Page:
Build your brand. Building a brand is more than the perfect logo. It begins with your value proposition and is built from the inside out. Your internal culture must match the external persona the public sees. Successful brand building can take years, but starting out right is an important critical step. Don’t just look for agencies with flashy design teams; look for one with experience in employee communications, community relations, team-building experience and certifications such as Bleiker Consent Building.
Crisis preparation. Let’s start with one undeniable tenet: you will have a crisis. How you handle it can be a starting point for how you’re remembered for years to come — everything you’ve done right prior to that crisis won’t matter if you bungle your response.
We have a saying: the public will forgive a mistake, but they won’t forgive a leader who doesn’t own it by acknowledging, apologizing and improving. It’s not enough to have a plan; you have to account for every possible thing that can go wrong, and then practice it. We’ve seen companies emerge from a crisis even stronger than before.
Find an agency that understands your space. Hiring a PR professional solely based on her client headlines is useless if she doesn’t understand the challenges of healthcare tech, such as whether your targets are in rural areas with limited broadband access, or personal device data regulations.
Insist on startup experience. Startups lack history, and this can leave agencies floundering: How can they evaluate your past PR performance when you’ve been in stealth mode for two years? The experienced PR professional will seize the opportunity to “start from scratch,” working alongside you as an extension of your business and operations team (an alignment that should occur across public relations strategies for organizations of all sizes).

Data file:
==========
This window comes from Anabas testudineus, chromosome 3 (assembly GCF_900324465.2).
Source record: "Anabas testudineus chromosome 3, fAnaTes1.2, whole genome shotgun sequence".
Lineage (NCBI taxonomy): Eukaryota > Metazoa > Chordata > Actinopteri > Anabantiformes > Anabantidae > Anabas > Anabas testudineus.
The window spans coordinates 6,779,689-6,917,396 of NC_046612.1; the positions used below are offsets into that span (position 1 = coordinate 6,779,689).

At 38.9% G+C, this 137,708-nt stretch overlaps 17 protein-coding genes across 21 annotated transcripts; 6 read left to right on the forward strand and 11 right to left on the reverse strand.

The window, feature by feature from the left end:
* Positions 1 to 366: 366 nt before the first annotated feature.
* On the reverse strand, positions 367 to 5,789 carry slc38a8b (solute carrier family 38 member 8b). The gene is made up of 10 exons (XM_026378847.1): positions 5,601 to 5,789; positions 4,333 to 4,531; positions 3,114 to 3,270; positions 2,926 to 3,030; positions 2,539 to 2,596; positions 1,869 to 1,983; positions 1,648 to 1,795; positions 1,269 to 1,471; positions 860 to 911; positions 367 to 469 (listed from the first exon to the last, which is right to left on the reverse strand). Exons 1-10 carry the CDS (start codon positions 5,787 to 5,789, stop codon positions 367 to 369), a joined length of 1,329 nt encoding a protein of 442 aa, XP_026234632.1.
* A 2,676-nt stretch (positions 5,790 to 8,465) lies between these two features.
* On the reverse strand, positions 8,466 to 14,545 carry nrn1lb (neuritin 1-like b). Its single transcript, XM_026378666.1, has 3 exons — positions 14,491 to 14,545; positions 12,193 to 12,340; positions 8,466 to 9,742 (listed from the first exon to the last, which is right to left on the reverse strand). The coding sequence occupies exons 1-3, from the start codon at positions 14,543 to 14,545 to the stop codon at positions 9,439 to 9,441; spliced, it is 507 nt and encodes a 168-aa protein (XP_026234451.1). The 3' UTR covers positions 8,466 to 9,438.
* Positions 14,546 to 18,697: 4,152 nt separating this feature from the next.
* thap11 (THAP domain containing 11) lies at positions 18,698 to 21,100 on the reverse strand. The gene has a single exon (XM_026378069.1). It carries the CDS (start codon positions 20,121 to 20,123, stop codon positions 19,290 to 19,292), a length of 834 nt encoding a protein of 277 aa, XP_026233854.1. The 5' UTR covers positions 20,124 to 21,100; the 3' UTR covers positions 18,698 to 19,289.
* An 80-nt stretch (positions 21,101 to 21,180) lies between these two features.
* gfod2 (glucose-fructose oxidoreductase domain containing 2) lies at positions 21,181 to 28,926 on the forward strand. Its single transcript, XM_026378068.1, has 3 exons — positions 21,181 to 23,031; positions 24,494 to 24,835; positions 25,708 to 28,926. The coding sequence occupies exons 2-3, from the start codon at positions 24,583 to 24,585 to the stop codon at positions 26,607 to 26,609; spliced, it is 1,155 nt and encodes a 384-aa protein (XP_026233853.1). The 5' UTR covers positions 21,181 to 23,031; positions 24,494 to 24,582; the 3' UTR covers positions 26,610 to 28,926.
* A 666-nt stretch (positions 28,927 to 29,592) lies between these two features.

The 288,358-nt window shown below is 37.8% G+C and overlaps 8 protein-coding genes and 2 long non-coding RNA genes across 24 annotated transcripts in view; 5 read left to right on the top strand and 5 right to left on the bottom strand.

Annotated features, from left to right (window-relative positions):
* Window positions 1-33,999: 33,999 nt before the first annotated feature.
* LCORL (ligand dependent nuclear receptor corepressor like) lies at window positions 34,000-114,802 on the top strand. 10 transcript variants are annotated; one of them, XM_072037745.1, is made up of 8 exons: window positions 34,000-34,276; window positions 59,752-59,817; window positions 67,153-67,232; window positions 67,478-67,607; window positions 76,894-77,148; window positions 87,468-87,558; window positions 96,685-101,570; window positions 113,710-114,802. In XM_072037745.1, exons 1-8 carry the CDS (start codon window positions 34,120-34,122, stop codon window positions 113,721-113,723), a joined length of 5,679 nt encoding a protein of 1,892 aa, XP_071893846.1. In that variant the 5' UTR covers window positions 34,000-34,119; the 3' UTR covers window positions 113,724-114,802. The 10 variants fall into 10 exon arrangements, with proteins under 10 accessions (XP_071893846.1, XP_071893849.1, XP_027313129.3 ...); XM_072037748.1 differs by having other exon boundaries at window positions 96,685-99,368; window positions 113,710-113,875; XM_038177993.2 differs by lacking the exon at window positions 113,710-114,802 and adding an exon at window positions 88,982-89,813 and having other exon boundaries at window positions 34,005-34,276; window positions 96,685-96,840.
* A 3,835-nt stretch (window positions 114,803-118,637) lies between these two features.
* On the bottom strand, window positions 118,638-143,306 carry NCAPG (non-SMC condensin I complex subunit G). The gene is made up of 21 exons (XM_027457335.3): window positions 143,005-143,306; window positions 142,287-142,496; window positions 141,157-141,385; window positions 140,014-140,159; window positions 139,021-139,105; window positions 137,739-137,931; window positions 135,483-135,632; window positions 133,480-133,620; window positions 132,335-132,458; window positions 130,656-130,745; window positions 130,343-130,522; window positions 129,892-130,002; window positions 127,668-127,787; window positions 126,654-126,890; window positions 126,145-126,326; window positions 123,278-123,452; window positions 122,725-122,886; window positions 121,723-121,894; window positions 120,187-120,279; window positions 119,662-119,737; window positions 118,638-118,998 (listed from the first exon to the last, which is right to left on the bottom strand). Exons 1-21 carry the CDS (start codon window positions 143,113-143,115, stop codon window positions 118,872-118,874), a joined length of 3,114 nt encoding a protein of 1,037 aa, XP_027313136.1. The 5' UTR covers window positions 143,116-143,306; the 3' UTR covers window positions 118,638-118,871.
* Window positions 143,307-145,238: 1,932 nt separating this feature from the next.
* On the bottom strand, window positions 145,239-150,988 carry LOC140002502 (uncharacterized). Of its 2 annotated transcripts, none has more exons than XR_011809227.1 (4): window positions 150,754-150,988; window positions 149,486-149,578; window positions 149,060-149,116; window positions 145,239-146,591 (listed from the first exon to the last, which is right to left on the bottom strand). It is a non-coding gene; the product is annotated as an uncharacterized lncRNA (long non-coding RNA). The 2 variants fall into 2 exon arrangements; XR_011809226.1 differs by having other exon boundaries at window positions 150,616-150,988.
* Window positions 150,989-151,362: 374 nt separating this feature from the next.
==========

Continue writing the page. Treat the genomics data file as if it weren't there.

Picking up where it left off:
Don’t fight the focus. Startup executives are consummate multitaskers, but you also know distractions can veer you away from the big picture. Now you’re about to have one more competing element: your PR agency. Trust that your PR counsel will not ask you to divert your attention from your other critical tasks if it wasn’t important; you hired them to do a job and there are some facets of that work, especially when starting a new program, that require your focused attention to get the ball rolling.
Don’t diminish PR’s role. Public relations is a business function. Effective PR agencies take the time to read your business and marketing plans to ensure they align your communications goals with your business operations. (Hint: ask them what their first step is during your initial interview). Not only does this prevent your sales and PR teams from working against each other, but it also ingrains a culture early on that PR is essential in business. While that’s true for any company, it’s particularly true in healthcare.
If you’re new to the PR world, remember that communication is a two-way street: you and the media need each other. This give-and-take mindset requires building a relationship, and the best relationships are developed over time. Being an active participant in the foundation that your agency is building for you will give you greater trust in that foundation and the patience to wait for the results for your combined efforts.
Thomas Graham is Founder, President and CEO of Crosswind Media & Public Relations, which is celebrating its 10th anniversary.